By Je’Don Holloway Talley
For the Birmingham Times
Surviving Sexual Abuse
Gone are the days of silence and shame in the face of sexual assault and misconduct. America is slowly adapting to a new narrative for survivors of sexual abuse—one that empowers, vocalizes, and offers cathartic relief.
With there being strength in numbers and solace in solidarity, the country has taken a stance in support of the growing movement to lift the veil of secrecy and denial surrounding sexual abuse and sexual predators. #TimesUp, say African-American artists, such as actresses Kerry Washington and Viola Davis, film director Ava Duvernay, and mogul Oprah Winfrey. #MeToo, says activist Tarana Burke.
As silence now equates complicity, silence further cultivates a society ignorant of how sexual assault is so deeply woven into the fabric of America and the lives of women and children. In the wake of “Surviving R. Kelly”—a six-hour television documentary that aired on Lifetime earlier this month, revealing the accounts of several women who have accused the R&B singer of abuse, including keeping them secluded in a house and controlling them with fear and intimidation—women across the country and here in Birmingham have expressed how some of the victim’s stories brought back painful memories of their own traumatic pasts.
The impact is undeniable.
Social conversations continue to expose the need for social change to challenge the norms of yesteryear regarding child molestation, sexual assault, predatory behavior, and statutory rape. The Birmingham Times recently spoke with a group of survivors who have endured the trauma of sexual abuse and courageously stepped forward to share their stories as they navigate the road to recovery.
This is the first of two parts. The second part, to be published online Wednesday, Feb. 6 and in print on Thursday, Feb. 7, will feature interviews with counselors and therapists about the impact of sexual abuse and assault on the individual and society.
After moving in with an aunt while her mother had a year-long stay in a psychiatric ward recovering from a mental breakdown, Lashaundria Brown and her brother were allowed to play and watch TV in only one room in the house.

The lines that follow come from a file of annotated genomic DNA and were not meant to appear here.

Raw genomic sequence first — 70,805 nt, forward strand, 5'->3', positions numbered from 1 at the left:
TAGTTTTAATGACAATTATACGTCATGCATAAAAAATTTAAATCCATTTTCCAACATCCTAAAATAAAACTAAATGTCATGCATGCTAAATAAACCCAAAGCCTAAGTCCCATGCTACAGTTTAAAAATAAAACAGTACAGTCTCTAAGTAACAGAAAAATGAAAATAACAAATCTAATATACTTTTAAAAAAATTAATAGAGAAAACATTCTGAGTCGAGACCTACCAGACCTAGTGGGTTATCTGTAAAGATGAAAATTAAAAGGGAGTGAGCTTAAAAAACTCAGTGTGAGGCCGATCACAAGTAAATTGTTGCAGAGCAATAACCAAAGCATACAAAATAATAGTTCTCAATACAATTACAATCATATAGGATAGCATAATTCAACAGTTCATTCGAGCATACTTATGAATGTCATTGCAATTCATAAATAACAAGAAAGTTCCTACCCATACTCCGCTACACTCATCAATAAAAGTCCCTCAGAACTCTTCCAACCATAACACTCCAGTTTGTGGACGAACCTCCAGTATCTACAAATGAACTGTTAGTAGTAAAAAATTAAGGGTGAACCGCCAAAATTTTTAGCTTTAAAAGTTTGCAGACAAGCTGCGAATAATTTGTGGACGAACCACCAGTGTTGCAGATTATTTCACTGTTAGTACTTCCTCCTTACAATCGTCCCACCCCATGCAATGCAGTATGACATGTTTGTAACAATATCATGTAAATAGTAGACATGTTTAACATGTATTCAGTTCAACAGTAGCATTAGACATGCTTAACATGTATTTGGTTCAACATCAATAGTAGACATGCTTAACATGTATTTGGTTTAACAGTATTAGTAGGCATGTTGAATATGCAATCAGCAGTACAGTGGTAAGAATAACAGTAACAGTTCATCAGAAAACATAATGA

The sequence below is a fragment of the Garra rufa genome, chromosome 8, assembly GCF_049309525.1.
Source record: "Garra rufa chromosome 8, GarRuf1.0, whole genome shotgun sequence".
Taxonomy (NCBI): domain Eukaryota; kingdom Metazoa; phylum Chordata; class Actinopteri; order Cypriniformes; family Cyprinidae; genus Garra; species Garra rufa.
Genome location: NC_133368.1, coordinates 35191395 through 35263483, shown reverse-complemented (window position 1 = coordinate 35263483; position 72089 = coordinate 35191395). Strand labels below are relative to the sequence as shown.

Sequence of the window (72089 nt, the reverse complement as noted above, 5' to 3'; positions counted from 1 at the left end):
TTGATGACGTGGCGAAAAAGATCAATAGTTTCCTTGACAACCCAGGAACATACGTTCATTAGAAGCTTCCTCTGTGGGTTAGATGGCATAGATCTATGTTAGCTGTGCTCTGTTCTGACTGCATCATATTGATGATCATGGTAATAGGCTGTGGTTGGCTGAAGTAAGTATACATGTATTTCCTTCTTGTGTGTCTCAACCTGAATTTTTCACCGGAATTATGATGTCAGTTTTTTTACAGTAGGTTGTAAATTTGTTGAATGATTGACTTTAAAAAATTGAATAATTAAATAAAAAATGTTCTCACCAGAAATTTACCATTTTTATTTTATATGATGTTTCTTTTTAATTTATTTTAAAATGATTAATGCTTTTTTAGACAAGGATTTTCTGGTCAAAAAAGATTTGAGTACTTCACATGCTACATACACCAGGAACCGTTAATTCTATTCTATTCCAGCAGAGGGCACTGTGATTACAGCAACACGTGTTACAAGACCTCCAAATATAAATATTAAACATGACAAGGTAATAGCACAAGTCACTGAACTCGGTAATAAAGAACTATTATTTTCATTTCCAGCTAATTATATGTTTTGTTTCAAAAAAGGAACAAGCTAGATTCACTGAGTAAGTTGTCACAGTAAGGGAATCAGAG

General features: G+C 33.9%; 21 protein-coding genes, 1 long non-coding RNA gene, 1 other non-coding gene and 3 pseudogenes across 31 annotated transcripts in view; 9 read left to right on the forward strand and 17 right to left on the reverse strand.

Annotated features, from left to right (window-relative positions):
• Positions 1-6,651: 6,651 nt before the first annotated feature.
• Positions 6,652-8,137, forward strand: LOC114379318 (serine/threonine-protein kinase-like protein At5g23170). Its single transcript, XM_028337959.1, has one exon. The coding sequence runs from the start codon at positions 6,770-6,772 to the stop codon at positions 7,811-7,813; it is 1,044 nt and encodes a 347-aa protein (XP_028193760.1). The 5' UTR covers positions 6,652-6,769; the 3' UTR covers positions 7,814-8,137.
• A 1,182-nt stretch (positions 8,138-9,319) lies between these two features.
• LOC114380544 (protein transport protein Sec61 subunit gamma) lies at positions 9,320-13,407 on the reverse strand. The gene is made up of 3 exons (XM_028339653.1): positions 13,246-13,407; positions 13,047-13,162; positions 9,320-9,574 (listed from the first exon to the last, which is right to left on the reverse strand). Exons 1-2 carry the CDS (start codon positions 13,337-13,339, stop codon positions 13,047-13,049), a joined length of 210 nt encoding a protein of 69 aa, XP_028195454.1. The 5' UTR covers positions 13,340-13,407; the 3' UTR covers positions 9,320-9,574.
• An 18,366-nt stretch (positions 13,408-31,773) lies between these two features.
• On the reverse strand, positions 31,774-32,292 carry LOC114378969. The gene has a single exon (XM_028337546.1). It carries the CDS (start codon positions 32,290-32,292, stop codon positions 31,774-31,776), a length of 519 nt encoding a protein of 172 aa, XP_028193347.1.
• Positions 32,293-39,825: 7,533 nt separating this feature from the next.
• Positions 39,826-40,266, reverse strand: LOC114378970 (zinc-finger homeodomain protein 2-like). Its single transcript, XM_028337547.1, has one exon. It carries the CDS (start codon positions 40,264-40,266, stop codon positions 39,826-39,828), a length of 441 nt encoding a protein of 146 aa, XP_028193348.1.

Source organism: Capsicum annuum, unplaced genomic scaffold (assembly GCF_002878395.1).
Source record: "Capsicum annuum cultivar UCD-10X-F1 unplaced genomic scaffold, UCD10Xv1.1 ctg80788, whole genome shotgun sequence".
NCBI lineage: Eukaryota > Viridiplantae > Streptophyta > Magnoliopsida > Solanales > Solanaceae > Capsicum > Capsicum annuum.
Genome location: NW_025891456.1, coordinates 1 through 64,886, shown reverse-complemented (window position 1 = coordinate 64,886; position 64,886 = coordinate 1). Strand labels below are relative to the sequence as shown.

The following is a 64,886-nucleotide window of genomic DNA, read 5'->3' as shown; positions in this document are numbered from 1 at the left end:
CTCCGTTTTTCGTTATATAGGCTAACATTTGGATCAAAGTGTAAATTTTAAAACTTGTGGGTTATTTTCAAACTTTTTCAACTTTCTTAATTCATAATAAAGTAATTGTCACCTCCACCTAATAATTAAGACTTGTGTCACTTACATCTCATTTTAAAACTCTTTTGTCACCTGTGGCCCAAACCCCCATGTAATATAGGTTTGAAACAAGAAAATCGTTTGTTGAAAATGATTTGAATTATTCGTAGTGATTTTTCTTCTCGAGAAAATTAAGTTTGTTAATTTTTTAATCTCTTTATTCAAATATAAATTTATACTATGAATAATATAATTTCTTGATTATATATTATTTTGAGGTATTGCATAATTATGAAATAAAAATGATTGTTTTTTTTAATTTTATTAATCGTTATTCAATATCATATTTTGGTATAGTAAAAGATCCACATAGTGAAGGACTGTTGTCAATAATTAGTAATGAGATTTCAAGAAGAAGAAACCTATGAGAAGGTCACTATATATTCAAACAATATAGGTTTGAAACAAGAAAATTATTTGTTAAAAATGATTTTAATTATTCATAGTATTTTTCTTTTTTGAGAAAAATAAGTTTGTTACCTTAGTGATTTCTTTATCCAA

“I thought we were just going to play like normal cousins do,” Brown said.
But then “it” happened. She was 5 at the time.
“I’m guessing [my cousin] was curious … and would have urges he wasn’t even able to understand because the initial abuse started when he was 11 or 12; … he’s six years older than me,” Brown recalled. “He would make me watch TV in the bed with him underneath the covers, … [and] he would proceed to fondle me along with the other things he would try to do. I don’t even think I understood what was going on.
“I would make my brother take notice of the activity, … never verbally, just some gesture so [my cousin] would turn around and look. Every time my brother started to take notice, [my cousin] would cease to continue any noticeable actions and movements.”
The Bessemer native said the assaults would go on for a year. This was around 1996. Brown and her brother were only away from their mother for a year as she worked toward recovery, but that was enough time for her cousin to inflict damage.
“I did not tell anyone the abuse happened in fear of no one believing me or it causing issues within my family,” Brown said. “I felt abandoned and neglected, and I didn’t understand what I had done to deserve [the abuse]. The abandonment I felt never really allowed me to build the normal confidence and self-esteem that a normal child would have developed in a protective environment.”